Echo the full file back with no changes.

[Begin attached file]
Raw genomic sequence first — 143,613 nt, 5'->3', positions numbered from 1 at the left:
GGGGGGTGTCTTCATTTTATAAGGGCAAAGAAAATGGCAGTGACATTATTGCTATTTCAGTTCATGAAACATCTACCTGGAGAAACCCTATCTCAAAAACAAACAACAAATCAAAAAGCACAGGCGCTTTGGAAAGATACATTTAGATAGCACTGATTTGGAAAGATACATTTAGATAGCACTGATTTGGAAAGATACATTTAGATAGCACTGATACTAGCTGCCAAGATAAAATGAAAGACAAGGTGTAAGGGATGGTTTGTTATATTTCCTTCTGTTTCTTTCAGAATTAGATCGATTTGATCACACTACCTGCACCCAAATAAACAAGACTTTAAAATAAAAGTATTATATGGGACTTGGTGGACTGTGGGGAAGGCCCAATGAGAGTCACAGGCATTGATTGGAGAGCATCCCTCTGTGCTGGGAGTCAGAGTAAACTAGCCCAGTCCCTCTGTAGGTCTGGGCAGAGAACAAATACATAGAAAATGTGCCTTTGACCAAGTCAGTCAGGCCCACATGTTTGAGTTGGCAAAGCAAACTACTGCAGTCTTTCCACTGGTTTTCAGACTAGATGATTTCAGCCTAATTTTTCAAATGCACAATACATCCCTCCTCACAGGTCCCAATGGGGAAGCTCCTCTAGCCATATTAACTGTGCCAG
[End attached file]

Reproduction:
Raw genomic sequence first — 143,613 nt, 5'->3', positions numbered from 1 at the left:
GGGGGGTGTCTTCATTTTATAAGGGCAAAGAAAATGGCAGTGACATTATTGCTATTTCAGTTCATGAAACATCTACCTGGAGAAACCCTATCTCAAAAACAAACAACAAATCAAAAAGCACAGGCGCTTTGGAAAGATACATTTAGATAGCACTGATTTGGAAAGATACATTTAGATAGCACTGATTTGGAAAGATACATTTAGATAGCACTGATACTAGCTGCCAAGATAAAATGAAAGACAAGGTGTAAGGGATGGTTTGTTATATTTCCTTCTGTTTCTTTCAGAATTAGATCGATTTGATCACACTACCTGCACCCAAATAAACAAGACTTTAAAATAAAAGTATTATATGGGACTTGGTGGACTGTGGGGAAGGCCCAATGAGAGTCACAGGCATTGATTGGAGAGCATCCCTCTGTGCTGGGAGTCAGAGTAAACTAGCCCAGTCCCTCTGTAGGTCTGGGCAGAGAACAAATACATAGAAAATGTGCCTTTGACCAAGTCAGTCAGGCCCACATGTTTGAGTTGGCAAAGCAAACTACTGCAGTCTTTCCACTGGTTTTCAGACTAGATGATTTCAGCCTAATTTTTCAAATGCACAATACATCCCTCCTCACAGGTCCCAATGGGGAAGCTCCTCTAGCCATATTAACTGTGCCAG